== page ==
The growing importance of social media is resulting in a large part of ‘Black Lives Matter’. Not only education but the usage of social media, I think, will only continue to help the movement toward social justice. What is so amazing about social media is that it is accessible to people all across the country and even the world, within seconds. It does not take more than a few minutes for the entire world to see the video of a horrible killing of another Black life. Or the ruling in yet another unjustified ruling letting goes another cop who killed an unarmed Black man or woman. The videos are hard to watch. And making it even better, once they are on the internet they do not ever really go away. What is so important in a movement, ideology, psychology such as Black lives matter is that the people who have died do not go forgotten. It is crucial that their names are known, giving them a life. Once they are identified and their story is told under ‘young black man’, etc., their story goes with all the other people who are said to not matter. We must be able to see the totally egalitarian society, we must be able to see the possibility of in order for it to ever have a true chance. This movement starts, to say this is done, and we need this- NOW. And we have to listen and respond and see the future as such to move forward successfully.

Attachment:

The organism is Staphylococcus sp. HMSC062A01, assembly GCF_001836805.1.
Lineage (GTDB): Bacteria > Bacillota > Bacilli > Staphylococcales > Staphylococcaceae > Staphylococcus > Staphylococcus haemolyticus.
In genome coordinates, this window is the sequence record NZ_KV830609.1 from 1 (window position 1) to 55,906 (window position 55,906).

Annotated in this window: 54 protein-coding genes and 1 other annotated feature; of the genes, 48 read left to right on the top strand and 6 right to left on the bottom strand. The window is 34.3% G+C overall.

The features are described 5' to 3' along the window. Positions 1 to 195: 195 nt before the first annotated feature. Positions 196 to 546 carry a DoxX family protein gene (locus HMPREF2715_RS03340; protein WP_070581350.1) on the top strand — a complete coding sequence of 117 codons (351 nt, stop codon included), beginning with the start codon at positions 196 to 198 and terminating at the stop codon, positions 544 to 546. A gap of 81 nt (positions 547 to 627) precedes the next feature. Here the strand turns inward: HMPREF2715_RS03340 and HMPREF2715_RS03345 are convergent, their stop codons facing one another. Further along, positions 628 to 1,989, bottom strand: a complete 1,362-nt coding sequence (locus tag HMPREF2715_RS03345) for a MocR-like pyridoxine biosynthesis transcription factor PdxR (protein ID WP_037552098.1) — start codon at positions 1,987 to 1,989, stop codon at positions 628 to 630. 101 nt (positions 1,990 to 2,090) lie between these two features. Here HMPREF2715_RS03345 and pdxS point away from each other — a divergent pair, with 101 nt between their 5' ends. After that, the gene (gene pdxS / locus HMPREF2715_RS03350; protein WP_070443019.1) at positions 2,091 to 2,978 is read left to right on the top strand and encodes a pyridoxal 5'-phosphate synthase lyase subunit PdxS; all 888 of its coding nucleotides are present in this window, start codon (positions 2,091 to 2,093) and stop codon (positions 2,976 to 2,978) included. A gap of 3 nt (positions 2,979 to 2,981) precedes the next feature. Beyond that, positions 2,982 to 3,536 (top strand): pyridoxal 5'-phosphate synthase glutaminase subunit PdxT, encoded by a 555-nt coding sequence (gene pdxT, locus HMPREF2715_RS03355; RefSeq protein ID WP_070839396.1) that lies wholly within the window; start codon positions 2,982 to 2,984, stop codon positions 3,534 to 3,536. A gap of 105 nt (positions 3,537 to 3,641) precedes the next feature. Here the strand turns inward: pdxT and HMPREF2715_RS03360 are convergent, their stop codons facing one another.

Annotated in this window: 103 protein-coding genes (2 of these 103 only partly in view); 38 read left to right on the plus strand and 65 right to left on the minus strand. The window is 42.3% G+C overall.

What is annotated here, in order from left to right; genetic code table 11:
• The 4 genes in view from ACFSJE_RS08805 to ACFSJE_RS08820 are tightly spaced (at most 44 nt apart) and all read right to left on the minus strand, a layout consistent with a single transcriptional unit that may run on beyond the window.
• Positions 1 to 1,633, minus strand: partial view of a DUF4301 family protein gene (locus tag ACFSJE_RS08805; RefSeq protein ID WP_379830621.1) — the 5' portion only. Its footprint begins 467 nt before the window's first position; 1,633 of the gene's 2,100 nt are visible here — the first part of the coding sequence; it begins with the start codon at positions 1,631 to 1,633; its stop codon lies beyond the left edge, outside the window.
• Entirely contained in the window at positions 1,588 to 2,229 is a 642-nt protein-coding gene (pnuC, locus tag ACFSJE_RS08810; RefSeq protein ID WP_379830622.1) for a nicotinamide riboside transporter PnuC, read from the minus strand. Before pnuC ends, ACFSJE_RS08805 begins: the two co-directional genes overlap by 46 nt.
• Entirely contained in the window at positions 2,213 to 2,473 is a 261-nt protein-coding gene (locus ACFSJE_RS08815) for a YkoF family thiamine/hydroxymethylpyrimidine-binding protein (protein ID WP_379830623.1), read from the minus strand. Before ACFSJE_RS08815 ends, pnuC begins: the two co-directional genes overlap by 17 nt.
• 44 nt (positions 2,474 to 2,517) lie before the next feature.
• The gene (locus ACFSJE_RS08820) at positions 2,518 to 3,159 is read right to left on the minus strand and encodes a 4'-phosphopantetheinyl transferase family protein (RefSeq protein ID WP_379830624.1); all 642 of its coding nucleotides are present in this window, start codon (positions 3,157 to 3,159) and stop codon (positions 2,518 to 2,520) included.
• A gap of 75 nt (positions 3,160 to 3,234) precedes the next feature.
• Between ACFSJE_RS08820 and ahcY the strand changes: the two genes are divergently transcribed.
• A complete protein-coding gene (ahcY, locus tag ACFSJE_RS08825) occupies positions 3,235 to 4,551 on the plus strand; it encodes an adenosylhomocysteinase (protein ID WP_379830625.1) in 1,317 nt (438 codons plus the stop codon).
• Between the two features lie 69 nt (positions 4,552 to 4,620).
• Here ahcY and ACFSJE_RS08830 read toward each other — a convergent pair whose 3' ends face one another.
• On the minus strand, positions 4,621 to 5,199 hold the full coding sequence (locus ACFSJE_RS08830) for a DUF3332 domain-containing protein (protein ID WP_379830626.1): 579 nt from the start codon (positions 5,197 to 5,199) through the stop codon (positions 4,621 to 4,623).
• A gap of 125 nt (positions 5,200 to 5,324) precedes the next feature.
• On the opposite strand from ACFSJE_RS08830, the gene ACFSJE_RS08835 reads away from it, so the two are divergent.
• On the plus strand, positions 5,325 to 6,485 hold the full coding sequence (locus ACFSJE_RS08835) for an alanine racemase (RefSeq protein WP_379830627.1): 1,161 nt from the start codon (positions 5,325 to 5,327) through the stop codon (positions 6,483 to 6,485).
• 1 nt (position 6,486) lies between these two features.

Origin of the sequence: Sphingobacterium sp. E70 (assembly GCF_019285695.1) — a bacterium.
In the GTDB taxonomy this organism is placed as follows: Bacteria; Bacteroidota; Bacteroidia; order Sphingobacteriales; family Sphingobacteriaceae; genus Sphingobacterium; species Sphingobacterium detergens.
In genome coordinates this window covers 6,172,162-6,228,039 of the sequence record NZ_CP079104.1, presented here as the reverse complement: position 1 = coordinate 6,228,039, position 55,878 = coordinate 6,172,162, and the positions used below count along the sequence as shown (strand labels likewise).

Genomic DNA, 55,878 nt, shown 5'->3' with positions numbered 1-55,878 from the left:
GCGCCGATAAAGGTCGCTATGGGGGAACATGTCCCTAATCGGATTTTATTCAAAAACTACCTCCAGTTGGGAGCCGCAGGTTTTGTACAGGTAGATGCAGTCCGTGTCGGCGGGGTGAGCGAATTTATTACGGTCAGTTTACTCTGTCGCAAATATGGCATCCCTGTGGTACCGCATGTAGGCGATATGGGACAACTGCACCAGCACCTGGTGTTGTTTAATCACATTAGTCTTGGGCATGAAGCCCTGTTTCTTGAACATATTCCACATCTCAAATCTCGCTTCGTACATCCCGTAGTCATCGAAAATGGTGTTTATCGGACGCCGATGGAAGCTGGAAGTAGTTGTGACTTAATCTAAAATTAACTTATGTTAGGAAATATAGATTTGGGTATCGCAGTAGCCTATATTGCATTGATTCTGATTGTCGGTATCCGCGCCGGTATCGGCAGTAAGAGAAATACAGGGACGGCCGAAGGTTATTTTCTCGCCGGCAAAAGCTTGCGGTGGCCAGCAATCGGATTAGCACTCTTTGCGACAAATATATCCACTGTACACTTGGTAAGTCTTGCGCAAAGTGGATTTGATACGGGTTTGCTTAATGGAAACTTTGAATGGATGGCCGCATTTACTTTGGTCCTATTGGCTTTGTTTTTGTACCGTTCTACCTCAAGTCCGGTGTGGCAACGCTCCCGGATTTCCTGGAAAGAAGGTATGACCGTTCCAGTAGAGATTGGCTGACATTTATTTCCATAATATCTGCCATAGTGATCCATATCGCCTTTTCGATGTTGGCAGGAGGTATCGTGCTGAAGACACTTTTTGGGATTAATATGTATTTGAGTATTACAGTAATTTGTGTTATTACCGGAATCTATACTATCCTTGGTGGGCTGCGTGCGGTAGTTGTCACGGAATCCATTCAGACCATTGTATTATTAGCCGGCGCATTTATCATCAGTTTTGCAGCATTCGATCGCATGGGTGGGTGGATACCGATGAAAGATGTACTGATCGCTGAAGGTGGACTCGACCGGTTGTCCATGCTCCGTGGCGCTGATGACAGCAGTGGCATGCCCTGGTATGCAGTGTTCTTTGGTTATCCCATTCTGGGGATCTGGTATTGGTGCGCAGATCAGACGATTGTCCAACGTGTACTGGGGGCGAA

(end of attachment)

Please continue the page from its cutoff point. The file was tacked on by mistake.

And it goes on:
Garza, A., Tometi, O., & Cullors, P. (2014). A herstory of the# BlackLivesMatter movement.
Jee-Lyn García, J., & Sharif, M. Z. (2015). Black lives matter: a commentary on racism and public health. American journal of public health, 105(8), e27-e30.
Maclin, T. (1991). Black and Blue Encounters-Some Preliminary Thoughts About Fourth Amendment Seizures: Should Race Matter. Val. UL Rev., 26, 243.
Thomas, V. G. (2004). The psychology of Black women: Studying women’s lives in context. Journal of Black Psychology, 30(3), 286-306.
Yancy, G., & Butler, J. (2015). What’s wrong with ‘all lives matter’?. New York Times, 12, 156.